In the second phase, SNPs in the eight most promising genes were followed up in 393 patients and 1645 controls from Sweden. Patients were from the rheumatology clinics at the Umeå, Uppsala and Karolinska (Solna) University Hospitals. For the patients and 972 of the controls, genotyping of 25 SNPs was performed using the 12-plex and 48-plex SNPStream systems12 (Beckman Coulter Inc., Brea, CA, USA). Primer sequences are provided in Supplementary Table S2. The same quality control filters as for the discovery cohort were applied, and samples overlapping with the discovery phase were excluded. Additional Swedish population-based controls from the Stockholm area (n=673), previously genotyped using the Infinium II assay on human 1M v1 bead arrays13 (Illumina Inc.), were also included after applying the following quality filters: MAF>1%, HWE P>1 × 10−6, SNP and sample call rates >95%. After exclusion of genetic outliers, duplicate or related samples, a total of 344 cases, 1299 controls and 21 SNPs were available for analysis.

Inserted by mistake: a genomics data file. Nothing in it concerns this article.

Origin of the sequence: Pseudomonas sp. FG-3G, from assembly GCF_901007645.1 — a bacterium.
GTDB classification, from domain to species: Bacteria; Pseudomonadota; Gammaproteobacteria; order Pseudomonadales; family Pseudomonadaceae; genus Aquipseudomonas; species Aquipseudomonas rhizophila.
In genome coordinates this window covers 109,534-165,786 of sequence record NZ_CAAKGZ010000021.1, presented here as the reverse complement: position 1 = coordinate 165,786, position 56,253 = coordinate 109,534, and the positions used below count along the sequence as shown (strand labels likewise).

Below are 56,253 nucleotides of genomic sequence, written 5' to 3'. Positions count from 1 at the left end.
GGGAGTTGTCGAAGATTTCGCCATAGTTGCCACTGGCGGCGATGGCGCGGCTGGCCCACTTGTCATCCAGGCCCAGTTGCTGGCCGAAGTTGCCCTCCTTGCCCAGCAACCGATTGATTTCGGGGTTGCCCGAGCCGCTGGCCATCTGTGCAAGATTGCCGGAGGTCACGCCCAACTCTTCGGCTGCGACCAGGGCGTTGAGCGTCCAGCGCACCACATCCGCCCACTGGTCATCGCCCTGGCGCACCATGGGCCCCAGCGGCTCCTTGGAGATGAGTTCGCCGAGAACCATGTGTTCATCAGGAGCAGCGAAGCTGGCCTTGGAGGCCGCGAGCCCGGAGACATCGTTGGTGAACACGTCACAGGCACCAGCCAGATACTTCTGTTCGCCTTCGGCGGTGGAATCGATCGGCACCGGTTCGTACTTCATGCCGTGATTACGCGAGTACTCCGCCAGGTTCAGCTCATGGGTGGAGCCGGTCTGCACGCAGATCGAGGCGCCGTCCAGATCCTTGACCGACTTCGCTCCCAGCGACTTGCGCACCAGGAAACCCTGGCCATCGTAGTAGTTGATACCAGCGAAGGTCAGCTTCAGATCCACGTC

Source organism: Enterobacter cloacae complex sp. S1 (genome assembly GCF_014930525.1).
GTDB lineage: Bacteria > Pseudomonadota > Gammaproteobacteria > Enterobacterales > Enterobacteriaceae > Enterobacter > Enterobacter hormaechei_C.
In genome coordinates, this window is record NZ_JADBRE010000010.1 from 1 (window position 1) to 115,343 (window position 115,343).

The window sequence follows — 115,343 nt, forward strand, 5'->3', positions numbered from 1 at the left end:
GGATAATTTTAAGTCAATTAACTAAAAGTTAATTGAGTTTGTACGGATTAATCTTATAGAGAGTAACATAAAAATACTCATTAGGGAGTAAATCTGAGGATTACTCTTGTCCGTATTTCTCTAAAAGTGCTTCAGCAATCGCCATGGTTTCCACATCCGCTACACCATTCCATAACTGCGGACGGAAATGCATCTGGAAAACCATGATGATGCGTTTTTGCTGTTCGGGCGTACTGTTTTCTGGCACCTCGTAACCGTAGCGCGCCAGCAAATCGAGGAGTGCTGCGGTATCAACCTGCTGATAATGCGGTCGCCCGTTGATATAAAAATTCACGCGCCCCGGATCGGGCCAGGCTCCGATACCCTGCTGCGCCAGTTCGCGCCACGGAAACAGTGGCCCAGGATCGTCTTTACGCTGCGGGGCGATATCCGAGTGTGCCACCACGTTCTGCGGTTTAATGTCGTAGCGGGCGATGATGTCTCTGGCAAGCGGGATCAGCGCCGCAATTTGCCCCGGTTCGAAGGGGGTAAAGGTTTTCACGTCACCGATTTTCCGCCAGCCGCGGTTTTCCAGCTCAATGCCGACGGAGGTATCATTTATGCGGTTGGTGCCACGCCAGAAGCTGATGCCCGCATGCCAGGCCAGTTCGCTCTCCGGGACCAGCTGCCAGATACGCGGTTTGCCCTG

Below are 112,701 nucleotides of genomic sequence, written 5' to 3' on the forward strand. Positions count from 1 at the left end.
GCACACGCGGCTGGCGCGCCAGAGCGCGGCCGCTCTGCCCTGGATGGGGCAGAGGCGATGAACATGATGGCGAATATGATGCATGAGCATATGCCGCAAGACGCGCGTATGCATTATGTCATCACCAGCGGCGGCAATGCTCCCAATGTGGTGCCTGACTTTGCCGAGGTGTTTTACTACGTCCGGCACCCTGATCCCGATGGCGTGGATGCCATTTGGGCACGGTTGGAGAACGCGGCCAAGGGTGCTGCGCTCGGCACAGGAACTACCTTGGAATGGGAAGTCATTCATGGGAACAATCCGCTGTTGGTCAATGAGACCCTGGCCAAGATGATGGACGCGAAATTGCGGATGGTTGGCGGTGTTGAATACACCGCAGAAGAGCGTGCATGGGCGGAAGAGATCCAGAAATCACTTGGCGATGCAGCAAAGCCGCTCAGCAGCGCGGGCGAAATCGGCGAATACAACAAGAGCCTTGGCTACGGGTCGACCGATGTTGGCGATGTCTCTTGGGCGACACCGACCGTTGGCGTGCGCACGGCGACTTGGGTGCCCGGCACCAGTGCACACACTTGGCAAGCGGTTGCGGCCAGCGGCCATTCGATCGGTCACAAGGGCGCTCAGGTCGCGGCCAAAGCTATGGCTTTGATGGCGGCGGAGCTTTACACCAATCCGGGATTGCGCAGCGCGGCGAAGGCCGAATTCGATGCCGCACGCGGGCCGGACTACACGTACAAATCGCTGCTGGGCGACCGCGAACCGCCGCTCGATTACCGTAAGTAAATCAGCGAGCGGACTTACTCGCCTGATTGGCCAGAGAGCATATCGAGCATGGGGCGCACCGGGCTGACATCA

We sought replication of our results by using data from a GWAS on SLE in US Caucasians.14 In brief, 1435 North-American SLE cases of European descent and 3583 controls had been genotyped on HumanHap550 bead arrays (Illumina Inc.). An additional 4564 controls were also included as previously described.4 After strict quality control14 1310 cases and 7859 controls remained.
For the 673 Swedish controls genotyped on the 1M bead arrays, genotypes for 13 confirmatory phase SNPs that were not directly genotyped were imputed using the software IMPUTE and phasing data from the HapMap project.15 In the US GWAS dataset genotypes were imputed for 15 SNPs using the IMPUTE software. SNPs had imputation confidence scores ≥0.90 with one exception (rs4694178, confidence 0.85 in the US data). For all the Swedish SLE patients, and for more than half of the Swedish controls genotyped using the GoldenGate or SNPstream methods, data from 6060 uncorrelated ancestry informative markers (AIMs) became available during the course of our study.4 Using this data, genetic outliers were identified with principal component analysis by the EIGENSTRAT software16 and excluded from the study (the ten first principal components were inferred and a cut-off of σ>6 was used to identify outliers). These samples were also checked for cryptic relatedness by investigation of identity-by-state (IBS) status in PLINK17 (http://pngu.mgh.harvard.edu/purcell/plink/) using a set of 12k previously genotyped SNPs. For the Swedish controls, genotyped on the 1M arrays, all markers were used to identify cryptically related samples and 6035 successfully genotyped AIMs were used to identify genetic outliers.